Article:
NPR: Raised ME/CFS Awareness on Labor Day; Advocates Had Bones to Pick

On September 5 (Labor Day), National Public Radio’s “Morning Edition” ran some segments on ME/CFS that raised public awareness – though listeners’ comments find fault with both. You can read the script of each, plus comments, or listen online.

One 4-minute segment, “Medical Mystery of Chronic Fatigue Syndrome Returns,” includes patient and physician comments on the XMRV controversy – suggesting that regardless of the outcome it did raise awareness of ME/CFS.

Another 4-minute segment, “Cracking the Conundrum of Chronic Fatigue Syndrome,” includes comments by proponents of the two different schools of thought on ME/CFS. (It’s a behavioral problem; or it’s a physical illness with research demonstrating many irregularities in the brain, immune system, and energy metabolism.) As listeners commented, this discussion does not, however, note that different sets of diagnostic criteria have been used to identify study cohorts.

A companion segment that first ran in January – “Learning to Live a Full Life with Chronic Illness” – is by ME/CFS patient Toni Bernhard, author of  How to Be Sick: A Buddhist-Inspired Guide for the Chronically Ill and Their Caregivers. Toni describes the debility and struggle she’s experienced, and how positive thinking did not change her illness, but did help her live with the limitations it imposes.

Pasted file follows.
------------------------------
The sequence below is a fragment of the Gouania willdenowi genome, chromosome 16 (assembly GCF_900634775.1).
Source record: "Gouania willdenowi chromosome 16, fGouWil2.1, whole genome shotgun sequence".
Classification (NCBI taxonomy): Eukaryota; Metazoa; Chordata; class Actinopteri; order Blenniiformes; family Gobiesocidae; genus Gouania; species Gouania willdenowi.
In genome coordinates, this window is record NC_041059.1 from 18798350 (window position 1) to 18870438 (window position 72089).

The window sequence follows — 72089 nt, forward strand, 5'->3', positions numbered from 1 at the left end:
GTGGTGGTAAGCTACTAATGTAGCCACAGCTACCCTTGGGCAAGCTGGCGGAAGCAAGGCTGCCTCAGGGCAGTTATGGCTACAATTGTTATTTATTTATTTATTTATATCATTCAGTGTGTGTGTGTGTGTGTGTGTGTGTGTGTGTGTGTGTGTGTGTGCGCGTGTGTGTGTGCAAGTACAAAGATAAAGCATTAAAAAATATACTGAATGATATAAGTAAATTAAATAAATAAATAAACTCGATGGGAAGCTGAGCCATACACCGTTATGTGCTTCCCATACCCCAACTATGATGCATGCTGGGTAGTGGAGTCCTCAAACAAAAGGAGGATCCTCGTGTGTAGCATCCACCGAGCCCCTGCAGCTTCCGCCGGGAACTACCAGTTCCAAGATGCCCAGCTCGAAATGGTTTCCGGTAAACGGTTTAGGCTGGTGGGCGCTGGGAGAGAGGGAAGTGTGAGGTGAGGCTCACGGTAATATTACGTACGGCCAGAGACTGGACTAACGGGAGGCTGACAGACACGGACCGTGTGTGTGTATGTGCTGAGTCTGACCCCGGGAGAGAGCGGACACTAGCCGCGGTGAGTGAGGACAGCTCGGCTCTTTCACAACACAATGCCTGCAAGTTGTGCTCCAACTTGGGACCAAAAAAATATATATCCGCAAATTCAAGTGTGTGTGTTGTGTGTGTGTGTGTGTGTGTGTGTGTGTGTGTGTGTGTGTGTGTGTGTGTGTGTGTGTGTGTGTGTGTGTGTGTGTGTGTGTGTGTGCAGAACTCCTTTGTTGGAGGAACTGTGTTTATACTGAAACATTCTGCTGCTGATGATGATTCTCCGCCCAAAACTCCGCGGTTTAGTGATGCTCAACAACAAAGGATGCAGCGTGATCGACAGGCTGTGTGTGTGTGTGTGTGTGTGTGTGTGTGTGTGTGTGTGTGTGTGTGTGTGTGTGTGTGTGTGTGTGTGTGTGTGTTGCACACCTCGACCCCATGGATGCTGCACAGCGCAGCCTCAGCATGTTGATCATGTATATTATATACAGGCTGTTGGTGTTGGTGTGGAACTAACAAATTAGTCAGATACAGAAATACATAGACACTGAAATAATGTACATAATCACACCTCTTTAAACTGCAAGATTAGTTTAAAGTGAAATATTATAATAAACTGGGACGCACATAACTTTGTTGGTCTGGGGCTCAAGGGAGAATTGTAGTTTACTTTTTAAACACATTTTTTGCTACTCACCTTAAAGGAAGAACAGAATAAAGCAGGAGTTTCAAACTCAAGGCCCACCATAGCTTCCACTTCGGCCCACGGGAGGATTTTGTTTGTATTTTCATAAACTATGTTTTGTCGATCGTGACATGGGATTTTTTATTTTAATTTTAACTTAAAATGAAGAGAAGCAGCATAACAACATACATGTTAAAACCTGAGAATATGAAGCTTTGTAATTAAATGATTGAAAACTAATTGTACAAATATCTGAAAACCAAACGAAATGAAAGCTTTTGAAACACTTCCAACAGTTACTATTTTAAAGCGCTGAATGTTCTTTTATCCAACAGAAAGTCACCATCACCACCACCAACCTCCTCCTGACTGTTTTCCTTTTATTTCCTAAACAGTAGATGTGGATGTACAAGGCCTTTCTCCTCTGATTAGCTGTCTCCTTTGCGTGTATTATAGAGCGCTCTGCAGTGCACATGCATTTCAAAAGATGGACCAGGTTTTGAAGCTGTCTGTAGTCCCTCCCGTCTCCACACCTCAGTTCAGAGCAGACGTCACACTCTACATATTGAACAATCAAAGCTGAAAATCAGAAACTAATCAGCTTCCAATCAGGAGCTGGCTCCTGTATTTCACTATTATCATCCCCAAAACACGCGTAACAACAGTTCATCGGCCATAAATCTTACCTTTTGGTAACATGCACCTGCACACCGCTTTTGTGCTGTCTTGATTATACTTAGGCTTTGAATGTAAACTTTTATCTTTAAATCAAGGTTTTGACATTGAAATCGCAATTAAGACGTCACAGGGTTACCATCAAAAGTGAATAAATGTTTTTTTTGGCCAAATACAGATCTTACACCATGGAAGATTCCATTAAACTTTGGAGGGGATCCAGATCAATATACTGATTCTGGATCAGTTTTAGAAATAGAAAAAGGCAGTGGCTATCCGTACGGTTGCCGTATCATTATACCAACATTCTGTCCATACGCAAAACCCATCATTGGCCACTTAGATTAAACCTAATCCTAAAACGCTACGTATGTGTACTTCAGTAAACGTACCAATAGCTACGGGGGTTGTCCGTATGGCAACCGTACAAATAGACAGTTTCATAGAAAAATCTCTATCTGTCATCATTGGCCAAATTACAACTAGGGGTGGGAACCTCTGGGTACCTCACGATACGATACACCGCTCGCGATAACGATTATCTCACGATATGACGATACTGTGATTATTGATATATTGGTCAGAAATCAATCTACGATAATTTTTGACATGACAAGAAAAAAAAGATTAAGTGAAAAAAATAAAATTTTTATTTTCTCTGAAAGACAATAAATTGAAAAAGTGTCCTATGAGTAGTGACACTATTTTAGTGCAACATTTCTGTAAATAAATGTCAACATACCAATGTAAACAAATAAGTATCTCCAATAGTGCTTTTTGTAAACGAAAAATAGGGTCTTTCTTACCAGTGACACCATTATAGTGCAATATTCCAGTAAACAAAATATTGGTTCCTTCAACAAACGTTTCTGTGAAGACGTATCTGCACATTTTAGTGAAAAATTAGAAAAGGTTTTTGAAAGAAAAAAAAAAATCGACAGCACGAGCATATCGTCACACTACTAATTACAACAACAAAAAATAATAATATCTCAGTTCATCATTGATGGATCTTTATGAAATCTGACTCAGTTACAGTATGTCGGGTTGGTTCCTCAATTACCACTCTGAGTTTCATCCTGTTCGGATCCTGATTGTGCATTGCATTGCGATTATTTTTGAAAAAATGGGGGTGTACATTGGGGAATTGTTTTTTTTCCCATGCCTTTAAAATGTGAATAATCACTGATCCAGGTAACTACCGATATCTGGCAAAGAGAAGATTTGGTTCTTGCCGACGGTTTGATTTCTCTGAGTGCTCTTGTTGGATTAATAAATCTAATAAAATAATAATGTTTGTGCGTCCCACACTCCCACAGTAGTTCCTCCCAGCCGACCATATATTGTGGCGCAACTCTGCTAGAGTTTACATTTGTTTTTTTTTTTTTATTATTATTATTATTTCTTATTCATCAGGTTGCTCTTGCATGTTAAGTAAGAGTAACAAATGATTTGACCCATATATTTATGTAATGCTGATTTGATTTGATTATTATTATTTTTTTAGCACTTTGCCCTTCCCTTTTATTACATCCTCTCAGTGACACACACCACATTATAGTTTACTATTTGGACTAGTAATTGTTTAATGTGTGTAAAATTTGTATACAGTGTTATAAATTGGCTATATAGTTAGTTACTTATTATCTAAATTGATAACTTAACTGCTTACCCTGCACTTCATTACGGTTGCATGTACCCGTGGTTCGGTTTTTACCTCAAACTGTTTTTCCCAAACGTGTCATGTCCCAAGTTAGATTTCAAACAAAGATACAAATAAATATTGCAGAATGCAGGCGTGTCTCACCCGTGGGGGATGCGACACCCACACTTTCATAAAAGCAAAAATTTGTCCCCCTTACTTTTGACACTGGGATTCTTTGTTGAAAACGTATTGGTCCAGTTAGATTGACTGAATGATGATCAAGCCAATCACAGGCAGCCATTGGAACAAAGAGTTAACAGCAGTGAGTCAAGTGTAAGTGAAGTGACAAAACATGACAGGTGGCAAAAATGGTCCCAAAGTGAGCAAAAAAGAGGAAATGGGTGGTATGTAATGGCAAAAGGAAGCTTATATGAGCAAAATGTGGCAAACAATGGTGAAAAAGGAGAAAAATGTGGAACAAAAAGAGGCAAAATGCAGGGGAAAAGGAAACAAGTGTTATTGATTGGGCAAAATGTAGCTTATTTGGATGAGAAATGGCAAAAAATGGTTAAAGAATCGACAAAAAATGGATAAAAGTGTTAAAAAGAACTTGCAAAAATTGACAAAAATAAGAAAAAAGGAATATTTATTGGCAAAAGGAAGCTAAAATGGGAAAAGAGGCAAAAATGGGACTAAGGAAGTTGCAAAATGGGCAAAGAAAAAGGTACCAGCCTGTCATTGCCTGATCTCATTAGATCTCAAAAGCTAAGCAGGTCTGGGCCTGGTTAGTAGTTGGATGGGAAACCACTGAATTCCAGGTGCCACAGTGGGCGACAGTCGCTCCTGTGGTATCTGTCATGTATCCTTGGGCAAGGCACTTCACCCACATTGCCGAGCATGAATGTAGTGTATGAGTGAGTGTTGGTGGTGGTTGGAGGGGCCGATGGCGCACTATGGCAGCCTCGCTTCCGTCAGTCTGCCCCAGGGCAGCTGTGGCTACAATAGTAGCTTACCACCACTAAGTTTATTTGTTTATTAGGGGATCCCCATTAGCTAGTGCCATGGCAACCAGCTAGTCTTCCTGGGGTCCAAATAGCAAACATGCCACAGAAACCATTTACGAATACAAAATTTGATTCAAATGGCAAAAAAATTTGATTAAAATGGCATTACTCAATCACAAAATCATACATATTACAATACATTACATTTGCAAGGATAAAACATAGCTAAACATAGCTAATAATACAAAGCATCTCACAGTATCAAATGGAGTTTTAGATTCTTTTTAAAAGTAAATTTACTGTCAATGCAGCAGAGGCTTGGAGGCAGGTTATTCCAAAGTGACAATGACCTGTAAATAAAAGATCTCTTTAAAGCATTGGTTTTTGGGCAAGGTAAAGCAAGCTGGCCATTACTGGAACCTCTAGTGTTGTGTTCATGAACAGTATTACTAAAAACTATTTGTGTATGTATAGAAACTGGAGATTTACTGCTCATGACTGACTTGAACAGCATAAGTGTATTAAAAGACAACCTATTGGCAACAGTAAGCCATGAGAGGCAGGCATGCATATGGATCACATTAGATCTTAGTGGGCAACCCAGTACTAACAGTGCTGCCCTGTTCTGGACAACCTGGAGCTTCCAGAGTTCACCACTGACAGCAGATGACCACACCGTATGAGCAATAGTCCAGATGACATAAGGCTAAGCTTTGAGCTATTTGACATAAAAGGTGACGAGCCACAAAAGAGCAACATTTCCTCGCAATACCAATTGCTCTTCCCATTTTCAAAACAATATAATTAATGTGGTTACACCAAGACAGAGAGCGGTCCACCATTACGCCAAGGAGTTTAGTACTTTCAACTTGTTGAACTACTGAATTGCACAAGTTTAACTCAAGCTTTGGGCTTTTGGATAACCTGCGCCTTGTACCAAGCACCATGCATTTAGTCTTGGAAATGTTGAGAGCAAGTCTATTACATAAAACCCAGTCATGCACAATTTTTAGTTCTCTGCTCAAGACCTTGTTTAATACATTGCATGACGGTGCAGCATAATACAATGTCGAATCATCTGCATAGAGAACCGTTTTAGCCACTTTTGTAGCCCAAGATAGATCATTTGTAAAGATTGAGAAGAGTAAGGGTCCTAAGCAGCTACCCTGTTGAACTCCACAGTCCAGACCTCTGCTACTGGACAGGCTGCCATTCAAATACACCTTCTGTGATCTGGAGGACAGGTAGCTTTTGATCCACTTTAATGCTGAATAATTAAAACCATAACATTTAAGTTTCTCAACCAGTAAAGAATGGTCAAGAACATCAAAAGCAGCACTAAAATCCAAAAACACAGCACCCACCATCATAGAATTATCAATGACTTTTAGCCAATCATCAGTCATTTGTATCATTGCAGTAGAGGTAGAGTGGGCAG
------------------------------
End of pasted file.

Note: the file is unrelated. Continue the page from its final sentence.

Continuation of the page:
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One thought on “NPR: Raised ME/CFS Awareness on Labor Day; Advocates Had Bones to Pick”

  1. Kelly Latta says:

    Simply as a statement of record this was good journalism. There are two opposing viewpoints and the reporter found a qualified source for both. That is what journalistic protocols require in the United States. In another country different standards might not require that all viewpoints be told.

    Although there may be much to disagree with regarding Dr. Barsky’s statements in the one piece he is the one making the statements not the reporter. The reporter’s opinion is not in the piece because that would make it an editorial not news.

    Now NPR did make a factual error on one of the transcripts by referring to XMRV as bacteria when it is actually a virus. Not the same thing. Dr. Berne and Dr. Komaroff’s profession titles are also incorrect in the same transcript. The reporter most likely did not do the transcripts.

    But, overall NPR did a good job.

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